Indigenous kids' tooth decay rates reduced in remote north Queensland

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A combination of preventive treatments reduced tooth decay and improved the quality of life for more than 200 Indigenous Australian children living in remote north Queensland, a study has found.

University of Queensland School of Dentistry researcher Associate Professor Ratilal Lalloo said the intervention was especially effective in reducing severe tooth .

"Children who had the preventative procedures experienced fewer instances of severe new tooth decay compared to children who didn't receive treatment," Dr. Lalloo said.

"Access to dental services in remote Aboriginal and Torres Strait Islander communities is extremely limited and therefore prevention of tooth decay is critical to address this significant health burden.

"Tooth decay can affect overall health and nutrition, self-esteem and it can increase the risk of chronic disease such as heart disease."

Indigenous children in rural Australia have up to three times the rate of tooth decay compared to other Australian children—and among those with the most severe decay the difference is ten-fold.

Study participants had existing tooth decay treated, followed by the preventive program comprised of dental sealants on vulnerable teeth, fluoride varnish and topical disinfectant that reduces bad bacteria and lets good bacteria take over.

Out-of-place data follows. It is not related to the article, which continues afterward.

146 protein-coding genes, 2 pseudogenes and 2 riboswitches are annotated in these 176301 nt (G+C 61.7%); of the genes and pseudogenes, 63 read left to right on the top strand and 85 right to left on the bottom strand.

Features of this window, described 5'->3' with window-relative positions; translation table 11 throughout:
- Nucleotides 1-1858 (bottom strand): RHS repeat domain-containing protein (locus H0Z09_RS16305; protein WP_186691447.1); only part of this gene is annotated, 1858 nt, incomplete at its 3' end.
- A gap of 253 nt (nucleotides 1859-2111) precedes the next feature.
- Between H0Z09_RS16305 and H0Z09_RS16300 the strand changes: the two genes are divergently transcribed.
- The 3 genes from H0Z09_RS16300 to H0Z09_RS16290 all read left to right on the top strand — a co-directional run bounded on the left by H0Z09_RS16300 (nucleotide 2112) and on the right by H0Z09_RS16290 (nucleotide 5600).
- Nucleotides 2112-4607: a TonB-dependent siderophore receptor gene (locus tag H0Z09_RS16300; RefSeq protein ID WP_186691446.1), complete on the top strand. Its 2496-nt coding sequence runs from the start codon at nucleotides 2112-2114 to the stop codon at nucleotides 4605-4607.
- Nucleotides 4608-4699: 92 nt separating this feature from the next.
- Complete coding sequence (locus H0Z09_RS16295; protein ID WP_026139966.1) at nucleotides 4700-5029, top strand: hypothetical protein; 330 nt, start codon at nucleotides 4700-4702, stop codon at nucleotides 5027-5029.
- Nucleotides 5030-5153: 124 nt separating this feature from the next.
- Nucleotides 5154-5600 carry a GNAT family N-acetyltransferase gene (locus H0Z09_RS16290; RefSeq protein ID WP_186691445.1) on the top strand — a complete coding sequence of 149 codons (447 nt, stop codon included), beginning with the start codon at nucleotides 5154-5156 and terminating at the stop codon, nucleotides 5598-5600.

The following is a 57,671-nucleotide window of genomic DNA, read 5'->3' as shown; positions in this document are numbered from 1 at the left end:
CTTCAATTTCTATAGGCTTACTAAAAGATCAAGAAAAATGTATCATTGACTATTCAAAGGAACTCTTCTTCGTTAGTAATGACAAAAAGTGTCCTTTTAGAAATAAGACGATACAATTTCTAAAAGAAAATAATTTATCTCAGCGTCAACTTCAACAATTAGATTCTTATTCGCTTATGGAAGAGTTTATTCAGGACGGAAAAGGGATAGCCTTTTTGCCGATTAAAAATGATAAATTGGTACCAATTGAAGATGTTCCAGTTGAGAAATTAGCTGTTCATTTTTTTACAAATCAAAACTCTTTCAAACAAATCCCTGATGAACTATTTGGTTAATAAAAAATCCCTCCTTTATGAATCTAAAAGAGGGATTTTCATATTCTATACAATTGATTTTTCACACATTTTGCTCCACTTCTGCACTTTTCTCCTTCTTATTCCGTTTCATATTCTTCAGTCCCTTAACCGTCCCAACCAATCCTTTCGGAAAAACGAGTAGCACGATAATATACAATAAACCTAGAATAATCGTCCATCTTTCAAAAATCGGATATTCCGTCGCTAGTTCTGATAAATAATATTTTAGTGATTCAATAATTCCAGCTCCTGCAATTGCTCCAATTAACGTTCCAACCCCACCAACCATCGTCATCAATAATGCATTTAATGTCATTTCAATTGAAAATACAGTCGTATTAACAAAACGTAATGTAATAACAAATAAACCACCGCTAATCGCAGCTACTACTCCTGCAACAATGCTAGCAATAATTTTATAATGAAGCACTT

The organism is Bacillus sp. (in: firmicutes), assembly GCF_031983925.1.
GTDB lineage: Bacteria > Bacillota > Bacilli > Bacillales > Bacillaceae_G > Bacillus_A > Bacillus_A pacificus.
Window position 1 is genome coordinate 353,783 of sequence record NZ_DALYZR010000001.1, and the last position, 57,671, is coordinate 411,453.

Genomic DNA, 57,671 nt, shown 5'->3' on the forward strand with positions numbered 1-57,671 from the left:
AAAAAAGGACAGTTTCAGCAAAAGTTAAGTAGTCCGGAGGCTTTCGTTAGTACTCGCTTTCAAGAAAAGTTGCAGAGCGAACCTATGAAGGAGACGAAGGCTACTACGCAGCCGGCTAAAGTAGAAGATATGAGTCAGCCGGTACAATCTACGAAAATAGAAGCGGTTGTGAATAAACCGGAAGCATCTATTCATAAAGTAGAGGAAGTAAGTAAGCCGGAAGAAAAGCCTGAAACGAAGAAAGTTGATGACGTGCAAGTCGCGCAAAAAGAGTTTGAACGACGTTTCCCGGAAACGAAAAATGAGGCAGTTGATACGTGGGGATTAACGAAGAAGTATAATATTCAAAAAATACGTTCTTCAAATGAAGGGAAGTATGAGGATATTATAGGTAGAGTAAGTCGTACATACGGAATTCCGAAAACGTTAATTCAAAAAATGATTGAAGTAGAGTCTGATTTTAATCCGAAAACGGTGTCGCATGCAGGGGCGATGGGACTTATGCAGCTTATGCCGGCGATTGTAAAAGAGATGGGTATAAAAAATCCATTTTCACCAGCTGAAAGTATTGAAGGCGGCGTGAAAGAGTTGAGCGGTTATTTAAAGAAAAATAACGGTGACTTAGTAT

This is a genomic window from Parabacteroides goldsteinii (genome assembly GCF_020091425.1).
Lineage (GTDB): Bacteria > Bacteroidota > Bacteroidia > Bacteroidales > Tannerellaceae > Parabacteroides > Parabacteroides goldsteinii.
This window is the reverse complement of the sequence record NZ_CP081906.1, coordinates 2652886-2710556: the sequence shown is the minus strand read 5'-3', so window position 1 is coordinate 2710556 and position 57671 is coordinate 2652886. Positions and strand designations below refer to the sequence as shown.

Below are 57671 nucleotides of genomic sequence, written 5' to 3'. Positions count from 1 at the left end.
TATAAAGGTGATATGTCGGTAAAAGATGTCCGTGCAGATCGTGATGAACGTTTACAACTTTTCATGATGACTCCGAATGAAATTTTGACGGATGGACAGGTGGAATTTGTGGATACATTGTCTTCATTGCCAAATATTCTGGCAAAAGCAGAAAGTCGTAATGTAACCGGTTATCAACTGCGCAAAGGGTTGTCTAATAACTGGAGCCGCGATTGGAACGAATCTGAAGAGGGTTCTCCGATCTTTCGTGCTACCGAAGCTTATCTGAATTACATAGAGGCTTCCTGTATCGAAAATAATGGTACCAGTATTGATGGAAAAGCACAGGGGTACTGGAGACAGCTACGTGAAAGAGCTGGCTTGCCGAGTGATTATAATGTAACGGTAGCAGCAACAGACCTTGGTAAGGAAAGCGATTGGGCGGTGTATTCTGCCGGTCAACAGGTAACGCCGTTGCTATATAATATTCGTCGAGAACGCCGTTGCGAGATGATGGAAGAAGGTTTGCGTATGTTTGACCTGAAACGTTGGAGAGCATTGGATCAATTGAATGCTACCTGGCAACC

Emeritus Professor Newell Johnson from Griffith University's School of Dentistry and Oral Health, said the study showed the combination of topical treatments substantially improved the oral health and quality of life of the .

"The oral health professionals fly in/fly out model we used in the study is a cost-effective way of delivering the program," Emeritus Professor Johnson said.

"Primary health care workers such as community nurses and Aboriginal health workers can be trained to do these treatments, making them even more cost-effective."

Children were seen every year for three years to inspect their teeth and to apply the preventive intervention again.

Dr. Lalloo said researchers hoped the findings would lead to evidence-based policies and practices in preventing decay in remote Aboriginal and Torres Strait Islander communities across Australia.

"It is critical the consumption of easily accessible sugar-laden products such as soft drinks is reduced, we encourage the Queensland Government to consider making water fluoridation mandatory, and to support remote, rural and regional local councils to implement these proven preventive measures."


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Collaborating with communities delivers better oral health for Indigenous kids in rural Australia

More information: Ratilal Lalloo et al. Carious lesions in permanent dentitions are reduced in remote Indigenous Australian children taking part in a non-randomised preventive trial, PLOS ONE (2021). DOI: 10.1371/journal.pone.0244927
Journal information: PLoS ONE

Citation: Indigenous kids' tooth decay rates reduced in remote north Queensland (2021, March 12) retrieved 14 April 2021 from https://medicalxpress.com/news/2021-03-indigenous-kids-tooth-remote-north.html
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